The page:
But we all, humanity, owe you much, much more. Humanity, collectively, would hardly notice a small tax for something big, significant, enduring and expensive. Something to 'set the world on fire', as it were. It must be something on a par with the magnificence of all those species; something on the scale of trashing a planet; something that will endure for millions of years, like a T-Rex. Something so wonderful, it is beyond one person working alone to imagine or achieve.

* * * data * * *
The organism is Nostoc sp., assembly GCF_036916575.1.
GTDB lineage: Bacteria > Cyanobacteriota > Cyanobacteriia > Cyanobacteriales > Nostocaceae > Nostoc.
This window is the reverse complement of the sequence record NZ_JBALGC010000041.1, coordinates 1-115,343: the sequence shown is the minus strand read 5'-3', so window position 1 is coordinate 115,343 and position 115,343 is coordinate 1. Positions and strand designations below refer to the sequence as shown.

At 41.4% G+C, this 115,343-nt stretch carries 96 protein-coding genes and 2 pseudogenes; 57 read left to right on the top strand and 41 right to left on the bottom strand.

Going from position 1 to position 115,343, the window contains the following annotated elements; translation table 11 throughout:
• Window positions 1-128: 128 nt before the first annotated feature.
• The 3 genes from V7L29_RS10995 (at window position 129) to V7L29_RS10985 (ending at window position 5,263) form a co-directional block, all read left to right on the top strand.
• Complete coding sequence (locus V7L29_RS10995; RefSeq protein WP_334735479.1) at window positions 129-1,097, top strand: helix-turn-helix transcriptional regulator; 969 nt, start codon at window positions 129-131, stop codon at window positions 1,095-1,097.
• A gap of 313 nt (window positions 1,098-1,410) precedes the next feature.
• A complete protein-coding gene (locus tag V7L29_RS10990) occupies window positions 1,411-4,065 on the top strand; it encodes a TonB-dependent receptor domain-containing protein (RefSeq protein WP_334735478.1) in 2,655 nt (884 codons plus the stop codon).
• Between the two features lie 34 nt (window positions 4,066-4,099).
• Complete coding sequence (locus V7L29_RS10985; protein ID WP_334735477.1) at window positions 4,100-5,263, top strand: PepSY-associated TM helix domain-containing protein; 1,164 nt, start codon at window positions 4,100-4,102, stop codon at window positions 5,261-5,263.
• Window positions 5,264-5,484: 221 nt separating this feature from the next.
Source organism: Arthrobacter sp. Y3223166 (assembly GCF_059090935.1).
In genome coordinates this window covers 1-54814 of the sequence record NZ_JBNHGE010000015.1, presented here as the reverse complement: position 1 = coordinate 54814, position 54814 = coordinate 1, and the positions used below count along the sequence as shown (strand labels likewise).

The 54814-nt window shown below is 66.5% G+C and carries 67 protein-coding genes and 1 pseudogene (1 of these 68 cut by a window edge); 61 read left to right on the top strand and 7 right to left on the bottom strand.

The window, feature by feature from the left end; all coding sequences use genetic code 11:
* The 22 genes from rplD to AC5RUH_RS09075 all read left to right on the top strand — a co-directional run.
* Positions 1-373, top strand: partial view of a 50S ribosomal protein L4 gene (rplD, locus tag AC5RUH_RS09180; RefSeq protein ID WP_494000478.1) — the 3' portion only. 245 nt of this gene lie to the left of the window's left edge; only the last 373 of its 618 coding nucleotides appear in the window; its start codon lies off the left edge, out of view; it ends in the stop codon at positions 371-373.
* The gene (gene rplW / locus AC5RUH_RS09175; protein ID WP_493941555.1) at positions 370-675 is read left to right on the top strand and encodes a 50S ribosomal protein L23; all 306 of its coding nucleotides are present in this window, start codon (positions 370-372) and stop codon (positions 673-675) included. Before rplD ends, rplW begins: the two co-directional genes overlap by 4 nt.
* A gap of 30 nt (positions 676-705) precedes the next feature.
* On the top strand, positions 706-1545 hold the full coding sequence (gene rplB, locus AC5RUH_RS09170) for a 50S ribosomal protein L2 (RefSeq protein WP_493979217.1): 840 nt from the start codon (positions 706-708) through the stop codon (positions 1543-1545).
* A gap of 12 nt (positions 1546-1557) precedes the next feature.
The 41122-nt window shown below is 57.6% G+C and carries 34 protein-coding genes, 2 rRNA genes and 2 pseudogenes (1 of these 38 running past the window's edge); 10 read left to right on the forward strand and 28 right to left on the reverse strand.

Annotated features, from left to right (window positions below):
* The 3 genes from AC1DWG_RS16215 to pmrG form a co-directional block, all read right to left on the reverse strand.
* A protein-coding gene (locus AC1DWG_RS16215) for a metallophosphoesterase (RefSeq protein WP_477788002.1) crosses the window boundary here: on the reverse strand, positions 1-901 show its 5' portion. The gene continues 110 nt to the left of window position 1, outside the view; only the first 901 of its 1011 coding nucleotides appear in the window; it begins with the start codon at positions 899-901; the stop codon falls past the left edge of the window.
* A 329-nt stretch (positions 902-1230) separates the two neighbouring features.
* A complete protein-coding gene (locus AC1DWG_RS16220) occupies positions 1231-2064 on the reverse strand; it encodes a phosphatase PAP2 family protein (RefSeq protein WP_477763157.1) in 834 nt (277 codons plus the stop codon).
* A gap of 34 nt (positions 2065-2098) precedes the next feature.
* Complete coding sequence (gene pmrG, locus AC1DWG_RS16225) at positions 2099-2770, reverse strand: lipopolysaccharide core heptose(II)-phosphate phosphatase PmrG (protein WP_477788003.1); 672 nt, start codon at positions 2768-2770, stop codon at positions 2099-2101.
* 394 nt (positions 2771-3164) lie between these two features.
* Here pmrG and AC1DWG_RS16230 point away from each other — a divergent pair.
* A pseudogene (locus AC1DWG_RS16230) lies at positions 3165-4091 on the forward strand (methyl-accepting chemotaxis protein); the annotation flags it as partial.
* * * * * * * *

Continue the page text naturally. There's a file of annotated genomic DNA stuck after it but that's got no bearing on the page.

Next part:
It needs a huge collective effort. There is no time to waste. This great work needs to be the focus of our best artistic minds and squadrons of committees. Their work must have greater urgency and priority than international emissions control negotiations or we'll wake up one day and it will be too late. It may seem like a lot of work and expense but we all know in our hearts that it's much better than giving up fossil fuels.